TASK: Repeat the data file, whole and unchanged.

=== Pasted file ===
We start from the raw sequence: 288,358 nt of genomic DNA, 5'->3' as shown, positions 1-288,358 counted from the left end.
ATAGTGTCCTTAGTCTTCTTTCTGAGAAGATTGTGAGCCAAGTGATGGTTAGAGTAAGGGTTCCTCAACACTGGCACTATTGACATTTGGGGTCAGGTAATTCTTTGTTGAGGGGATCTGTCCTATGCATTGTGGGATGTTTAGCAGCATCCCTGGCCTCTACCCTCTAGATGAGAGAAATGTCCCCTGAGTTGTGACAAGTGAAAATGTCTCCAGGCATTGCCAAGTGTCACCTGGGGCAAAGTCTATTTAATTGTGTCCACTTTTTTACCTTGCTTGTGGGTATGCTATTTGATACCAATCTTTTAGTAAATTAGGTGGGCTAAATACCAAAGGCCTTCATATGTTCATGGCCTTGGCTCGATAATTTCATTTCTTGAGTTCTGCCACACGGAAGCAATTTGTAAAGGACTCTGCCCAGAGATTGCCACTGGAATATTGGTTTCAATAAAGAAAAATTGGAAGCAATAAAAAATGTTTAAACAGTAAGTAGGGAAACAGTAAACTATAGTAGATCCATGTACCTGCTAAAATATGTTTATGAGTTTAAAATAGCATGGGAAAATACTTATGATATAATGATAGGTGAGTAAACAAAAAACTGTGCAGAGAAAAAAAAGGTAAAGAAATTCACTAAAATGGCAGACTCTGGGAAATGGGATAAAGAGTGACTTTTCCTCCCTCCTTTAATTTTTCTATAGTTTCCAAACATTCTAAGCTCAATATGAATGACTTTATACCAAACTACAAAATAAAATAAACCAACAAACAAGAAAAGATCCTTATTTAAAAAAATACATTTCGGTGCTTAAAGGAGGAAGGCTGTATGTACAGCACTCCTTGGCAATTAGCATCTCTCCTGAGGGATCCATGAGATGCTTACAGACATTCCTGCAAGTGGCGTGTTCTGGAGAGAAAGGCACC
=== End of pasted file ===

We start from the raw sequence: 288,358 nt of genomic DNA, 5'->3' as shown, positions 1-288,358 counted from the left end.
ATAGTGTCCTTAGTCTTCTTTCTGAGAAGATTGTGAGCCAAGTGATGGTTAGAGTAAGGGTTCCTCAACACTGGCACTATTGACATTTGGGGTCAGGTAATTCTTTGTTGAGGGGATCTGTCCTATGCATTGTGGGATGTTTAGCAGCATCCCTGGCCTCTACCCTCTAGATGAGAGAAATGTCCCCTGAGTTGTGACAAGTGAAAATGTCTCCAGGCATTGCCAAGTGTCACCTGGGGCAAAGTCTATTTAATTGTGTCCACTTTTTTACCTTGCTTGTGGGTATGCTATTTGATACCAATCTTTTAGTAAATTAGGTGGGCTAAATACCAAAGGCCTTCATATGTTCATGGCCTTGGCTCGATAATTTCATTTCTTGAGTTCTGCCACACGGAAGCAATTTGTAAAGGACTCTGCCCAGAGATTGCCACTGGAATATTGGTTTCAATAAAGAAAAATTGGAAGCAATAAAAAATGTTTAAACAGTAAGTAGGGAAACAGTAAACTATAGTAGATCCATGTACCTGCTAAAATATGTTTATGAGTTTAAAATAGCATGGGAAAATACTTATGATATAATGATAGGTGAGTAAACAAAAAACTGTGCAGAGAAAAAAAAGGTAAAGAAATTCACTAAAATGGCAGACTCTGGGAAATGGGATAAAGAGTGACTTTTCCTCCCTCCTTTAATTTTTCTATAGTTTCCAAACATTCTAAGCTCAATATGAATGACTTTATACCAAACTACAAAATAAAATAAACCAACAAACAAGAAAAGATCCTTATTTAAAAAAATACATTTCGGTGCTTAAAGGAGGAAGGCTGTATGTACAGCACTCCTTGGCAATTAGCATCTCTCCTGAGGGATCCATGAGATGCTTACAGACATTCCTGCAAGTGGCGTGTTCTGGAGAGAAAGGCACC